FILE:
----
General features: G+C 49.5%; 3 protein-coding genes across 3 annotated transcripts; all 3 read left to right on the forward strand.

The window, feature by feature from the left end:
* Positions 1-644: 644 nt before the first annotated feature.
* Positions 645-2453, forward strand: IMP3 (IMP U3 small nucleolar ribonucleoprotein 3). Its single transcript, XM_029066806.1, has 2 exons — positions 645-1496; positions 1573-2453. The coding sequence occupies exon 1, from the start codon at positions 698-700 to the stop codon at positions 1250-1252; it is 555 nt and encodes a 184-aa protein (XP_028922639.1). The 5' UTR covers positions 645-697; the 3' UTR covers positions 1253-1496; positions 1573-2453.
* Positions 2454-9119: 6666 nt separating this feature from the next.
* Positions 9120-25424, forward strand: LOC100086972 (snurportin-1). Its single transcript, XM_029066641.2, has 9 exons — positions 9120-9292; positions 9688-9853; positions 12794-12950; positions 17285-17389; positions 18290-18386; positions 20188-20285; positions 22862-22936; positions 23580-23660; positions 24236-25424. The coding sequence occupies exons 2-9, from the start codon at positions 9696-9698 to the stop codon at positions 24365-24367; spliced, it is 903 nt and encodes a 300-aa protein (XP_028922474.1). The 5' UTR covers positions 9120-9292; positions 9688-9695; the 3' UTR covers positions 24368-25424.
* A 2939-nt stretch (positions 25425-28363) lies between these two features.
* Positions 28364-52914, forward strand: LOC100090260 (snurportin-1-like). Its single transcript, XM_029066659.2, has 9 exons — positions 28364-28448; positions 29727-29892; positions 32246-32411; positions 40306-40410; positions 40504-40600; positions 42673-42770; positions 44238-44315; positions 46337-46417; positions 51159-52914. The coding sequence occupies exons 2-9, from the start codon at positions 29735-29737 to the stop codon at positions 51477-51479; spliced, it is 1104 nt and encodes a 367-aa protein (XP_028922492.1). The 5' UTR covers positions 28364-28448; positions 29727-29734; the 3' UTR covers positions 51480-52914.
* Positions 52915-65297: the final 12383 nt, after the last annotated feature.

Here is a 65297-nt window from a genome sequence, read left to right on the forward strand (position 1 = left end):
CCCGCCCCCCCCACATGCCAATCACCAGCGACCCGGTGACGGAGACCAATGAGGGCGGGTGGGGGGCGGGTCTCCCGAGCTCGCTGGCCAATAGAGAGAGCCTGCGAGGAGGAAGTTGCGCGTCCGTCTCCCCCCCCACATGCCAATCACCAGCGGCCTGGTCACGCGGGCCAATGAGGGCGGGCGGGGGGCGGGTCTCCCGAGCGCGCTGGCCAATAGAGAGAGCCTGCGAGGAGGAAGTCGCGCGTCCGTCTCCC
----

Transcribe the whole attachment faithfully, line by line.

General features: G+C 49.5%; 3 protein-coding genes across 3 annotated transcripts; all 3 read left to right on the forward strand.

The window, feature by feature from the left end:
* Positions 1-644: 644 nt before the first annotated feature.
* Positions 645-2453, forward strand: IMP3 (IMP U3 small nucleolar ribonucleoprotein 3). Its single transcript, XM_029066806.1, has 2 exons — positions 645-1496; positions 1573-2453. The coding sequence occupies exon 1, from the start codon at positions 698-700 to the stop codon at positions 1250-1252; it is 555 nt and encodes a 184-aa protein (XP_028922639.1). The 5' UTR covers positions 645-697; the 3' UTR covers positions 1253-1496; positions 1573-2453.
* Positions 2454-9119: 6666 nt separating this feature from the next.
* Positions 9120-25424, forward strand: LOC100086972 (snurportin-1). Its single transcript, XM_029066641.2, has 9 exons — positions 9120-9292; positions 9688-9853; positions 12794-12950; positions 17285-17389; positions 18290-18386; positions 20188-20285; positions 22862-22936; positions 23580-23660; positions 24236-25424. The coding sequence occupies exons 2-9, from the start codon at positions 9696-9698 to the stop codon at positions 24365-24367; spliced, it is 903 nt and encodes a 300-aa protein (XP_028922474.1). The 5' UTR covers positions 9120-9292; positions 9688-9695; the 3' UTR covers positions 24368-25424.
* A 2939-nt stretch (positions 25425-28363) lies between these two features.
* Positions 28364-52914, forward strand: LOC100090260 (snurportin-1-like). Its single transcript, XM_029066659.2, has 9 exons — positions 28364-28448; positions 29727-29892; positions 32246-32411; positions 40306-40410; positions 40504-40600; positions 42673-42770; positions 44238-44315; positions 46337-46417; positions 51159-52914. The coding sequence occupies exons 2-9, from the start codon at positions 29735-29737 to the stop codon at positions 51477-51479; spliced, it is 1104 nt and encodes a 367-aa protein (XP_028922492.1). The 5' UTR covers positions 28364-28448; positions 29727-29734; the 3' UTR covers positions 51480-52914.
* Positions 52915-65297: the final 12383 nt, after the last annotated feature.

Here is a 65297-nt window from a genome sequence, read left to right on the forward strand (position 1 = left end):
CCCGCCCCCCCCACATGCCAATCACCAGCGACCCGGTGACGGAGACCAATGAGGGCGGGTGGGGGGCGGGTCTCCCGAGCTCGCTGGCCAATAGAGAGAGCCTGCGAGGAGGAAGTTGCGCGTCCGTCTCCCCCCCCACATGCCAATCACCAGCGGCCTGGTCACGCGGGCCAATGAGGGCGGGCGGGGGGCGGGTCTCCCGAGCGCGCTGGCCAATAGAGAGAGCCTGCGAGGAGGAAGTCGCGCGTCCGTCTCCC